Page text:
They left home to serve in the Israeli army, for the most part in combat units. But that doesn't mean they don't miss their families. This is where the Friends of the Israeli Defense Forces (FIDF) comes in. A non-profit with offices in the US and Panama, the FIDF tends to the needs of soldiers who have come to Israel with the expressed purpose of enlisting. Among its many activities, the organization also flies soldiers home to visit the people they left behind.
Roughly 80% of the flights funded for lonely soldiers to visit their families and friends are paid for by the FIDF. Last year, this included 917 flights.
David, a combat soldier in the Rotem Regiment, belonging to the Givati Brigade, made aliyah fro France together with six of his school friends. "My mother asked me to come home for Paris, since I haven't seen my family in almost a year," he said. "I arrived especially for the Shavuot meal, which is very important for my family. Everyone is present during that meal." He added that he plans on remaining in Israel after his army service. "Of course I'm staying here. I want to study and live here. I really love this land and was raised on Zionism."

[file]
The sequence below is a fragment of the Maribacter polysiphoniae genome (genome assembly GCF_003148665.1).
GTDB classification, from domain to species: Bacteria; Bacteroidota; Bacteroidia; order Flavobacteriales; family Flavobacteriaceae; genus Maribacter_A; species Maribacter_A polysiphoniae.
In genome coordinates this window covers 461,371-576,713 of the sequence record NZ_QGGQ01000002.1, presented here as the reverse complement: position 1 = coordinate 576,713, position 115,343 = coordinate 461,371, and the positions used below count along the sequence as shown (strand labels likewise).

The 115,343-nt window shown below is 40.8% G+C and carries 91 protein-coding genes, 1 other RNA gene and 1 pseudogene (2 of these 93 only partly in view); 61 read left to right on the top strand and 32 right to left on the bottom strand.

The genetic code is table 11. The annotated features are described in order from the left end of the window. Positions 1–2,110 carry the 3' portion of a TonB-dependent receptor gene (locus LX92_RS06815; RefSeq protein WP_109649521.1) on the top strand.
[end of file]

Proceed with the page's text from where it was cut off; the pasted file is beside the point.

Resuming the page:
Arielle Zuckerman (20) made aliyah from New Jersey. She has been serving an instructor in the Home Front Command for a year and a half. She stated that she had made aliyah for herself but mainly for her grandfather, who is a Holocaust survivor. She added that it means a lot to her and her grandfather that she made aliyah and is serving in the land the Jews in the Holocaust had dreamt to live. She decided to surprise her family by arriving to attend her brother's graduation from medical school. She stated that she arrived at night, and that it took her mother a few seconds to register that she was standing in front of her. She ended up staying for a month.
Daniel Mishler (24) came from Texas. He recalls talking about making aliyah with his mother and buying a ticket one week later. He has been serving in Givati's reconnaissance platoon for two years and nine months. When the homesickness grew to be too much, Daniel decided to surprise his family, as well. He flew out to a house where they were staying, in New York, arriving a few minutes before they did. They were stunned, and after an emotional reunion he, too, spent the next month with his family. Mishler admits that life in Israel can get lonely, but that the people here help fill the gap.